Let me guess. YourCompanyName.com, Your-Company-Name.com, Your-Company-Name-Industry.com (and all their .net counterparts) were all taken when you came to register your site. It’s understandable that you’re excited about ICANN’s new policy on TLDs—you’ll be able to register justabout.anything.
Yeah, well, I hate it. I’ve always hated the idea and I had a really hard time understanding how the ICANN, the organization that arbitrates Internet domain names, could reject the .xxx TLD two years ago and turn around to make it—and almost anything else—okay now. (Their reasoning for rejecting it at the time, compliance and “public-policy concerns,” doesn’t seem to have been resolved in the interim.)
But porn has nothing to do with why I hate this idea—and nothing to do with the ICANN’s still-shoddy logic. According to Slate, they’re doing this to help with the all-new (not) problem of cybersquatting:
Now ICANN, the international body in charge of domain names, says it has a way to rid the Web of cybersquatting. . . .
ICANN argues that adding new descriptive domains will reduce the chance for confusion. . . . And while cybersquatting is already prohibited by trademark law in many countries, including the United States, ICANN promises to implement a strict international review process to prevent miscreants from registering names that they shouldn’t own. Only Facebook will be allowed to manage the .facebook domain, for example, and if someone tries to buy Slate.webmagazine, Slate’s lawyers will be able to shut it down in a jiffy.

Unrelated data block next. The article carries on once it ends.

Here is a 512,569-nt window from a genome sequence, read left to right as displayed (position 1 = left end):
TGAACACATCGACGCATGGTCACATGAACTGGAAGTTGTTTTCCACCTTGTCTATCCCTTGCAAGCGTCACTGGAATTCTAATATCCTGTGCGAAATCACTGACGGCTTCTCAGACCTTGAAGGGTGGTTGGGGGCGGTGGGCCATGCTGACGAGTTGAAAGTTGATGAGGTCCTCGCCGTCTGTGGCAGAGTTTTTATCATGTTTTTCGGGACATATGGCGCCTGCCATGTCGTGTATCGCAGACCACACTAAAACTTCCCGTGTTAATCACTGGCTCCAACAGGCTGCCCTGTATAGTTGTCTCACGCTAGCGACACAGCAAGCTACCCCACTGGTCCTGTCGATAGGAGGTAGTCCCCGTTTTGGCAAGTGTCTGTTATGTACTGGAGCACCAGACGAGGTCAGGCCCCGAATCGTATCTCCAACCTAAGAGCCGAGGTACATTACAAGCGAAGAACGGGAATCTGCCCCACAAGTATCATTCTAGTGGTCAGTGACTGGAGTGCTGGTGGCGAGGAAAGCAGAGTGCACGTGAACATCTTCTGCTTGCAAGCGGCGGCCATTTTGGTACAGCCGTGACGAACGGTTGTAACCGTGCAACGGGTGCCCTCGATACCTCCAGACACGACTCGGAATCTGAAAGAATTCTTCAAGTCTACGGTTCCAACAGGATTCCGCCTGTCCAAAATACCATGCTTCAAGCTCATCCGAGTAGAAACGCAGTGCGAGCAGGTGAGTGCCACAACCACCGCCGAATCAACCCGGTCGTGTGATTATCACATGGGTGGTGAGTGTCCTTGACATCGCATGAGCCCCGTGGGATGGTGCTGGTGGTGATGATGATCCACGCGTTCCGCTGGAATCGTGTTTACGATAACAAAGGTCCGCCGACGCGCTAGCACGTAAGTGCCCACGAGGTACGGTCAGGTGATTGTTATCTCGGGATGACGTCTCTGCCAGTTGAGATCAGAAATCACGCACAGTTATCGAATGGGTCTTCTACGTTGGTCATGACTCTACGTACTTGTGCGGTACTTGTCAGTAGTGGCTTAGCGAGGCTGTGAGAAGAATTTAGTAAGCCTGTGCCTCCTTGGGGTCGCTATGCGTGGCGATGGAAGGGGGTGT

Worse still, Slate says, “ICANN’s plan to sell all these new top-level domains at very high prices—tens of thousands of dollars or more—seems like a scam.” Ouch.
Furthermore, site owners are becoming “more adventurous” in their domaining. Slate cites Icanhascheezburger.com and del.icio.us (though they note the upgrade to delicious.com) as examples of this.
Most of all, Slate argues, if this is supposed to stop cybersquatting, the new TLDs are too late. Very few people even bother remembering website URLs these days, relying instead on Google to find “Match.com” or “General Motors.” (Which, by the way, is yet another reason to invest in SEO.)
In fact, I think that allowing these TLDs will make it harder for us to remember any websites’ URLs. It’s going to increase our dependence on search engines to find the right website for General Motors
What do you think? Will you be investing in .butter, or are you rolling your eyes along with me?